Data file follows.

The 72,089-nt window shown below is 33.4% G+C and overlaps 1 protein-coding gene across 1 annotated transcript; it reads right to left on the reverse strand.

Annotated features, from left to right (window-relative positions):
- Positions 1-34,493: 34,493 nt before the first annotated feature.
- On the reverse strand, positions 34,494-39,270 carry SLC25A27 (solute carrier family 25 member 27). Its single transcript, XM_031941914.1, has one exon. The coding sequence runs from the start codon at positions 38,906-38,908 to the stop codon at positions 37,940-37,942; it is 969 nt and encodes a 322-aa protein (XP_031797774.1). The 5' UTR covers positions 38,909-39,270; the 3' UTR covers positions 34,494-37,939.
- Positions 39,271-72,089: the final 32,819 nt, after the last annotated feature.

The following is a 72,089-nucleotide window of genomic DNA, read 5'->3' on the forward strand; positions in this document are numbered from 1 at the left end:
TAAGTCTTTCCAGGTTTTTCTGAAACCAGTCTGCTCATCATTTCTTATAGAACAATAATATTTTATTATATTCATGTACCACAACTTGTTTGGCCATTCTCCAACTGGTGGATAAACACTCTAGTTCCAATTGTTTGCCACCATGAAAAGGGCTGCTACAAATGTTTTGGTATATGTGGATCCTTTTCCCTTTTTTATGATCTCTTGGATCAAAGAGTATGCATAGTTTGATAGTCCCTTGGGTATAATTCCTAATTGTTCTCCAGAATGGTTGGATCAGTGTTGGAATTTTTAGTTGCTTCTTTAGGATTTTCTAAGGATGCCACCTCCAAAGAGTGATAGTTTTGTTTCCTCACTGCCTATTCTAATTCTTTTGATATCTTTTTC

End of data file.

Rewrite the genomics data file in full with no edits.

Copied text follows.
The 72,089-nt window shown below is 33.4% G+C and overlaps 1 protein-coding gene across 1 annotated transcript; it reads right to left on the reverse strand.

Annotated features, from left to right (window-relative positions):
- Positions 1-34,493: 34,493 nt before the first annotated feature.
- On the reverse strand, positions 34,494-39,270 carry SLC25A27 (solute carrier family 25 member 27). Its single transcript, XM_031941914.1, has one exon. The coding sequence runs from the start codon at positions 38,906-38,908 to the stop codon at positions 37,940-37,942; it is 969 nt and encodes a 322-aa protein (XP_031797774.1). The 5' UTR covers positions 38,909-39,270; the 3' UTR covers positions 34,494-37,939.
- Positions 39,271-72,089: the final 32,819 nt, after the last annotated feature.

The following is a 72,089-nucleotide window of genomic DNA, read 5'->3' on the forward strand; positions in this document are numbered from 1 at the left end:
TAAGTCTTTCCAGGTTTTTCTGAAACCAGTCTGCTCATCATTTCTTATAGAACAATAATATTTTATTATATTCATGTACCACAACTTGTTTGGCCATTCTCCAACTGGTGGATAAACACTCTAGTTCCAATTGTTTGCCACCATGAAAAGGGCTGCTACAAATGTTTTGGTATATGTGGATCCTTTTCCCTTTTTTATGATCTCTTGGATCAAAGAGTATGCATAGTTTGATAGTCCCTTGGGTATAATTCCTAATTGTTCTCCAGAATGGTTGGATCAGTGTTGGAATTTTTAGTTGCTTCTTTAGGATTTTCTAAGGATGCCACCTCCAAAGAGTGATAGTTTTGTTTCCTCACTGCCTATTCTAATTCTTTTGATATCTTTTTC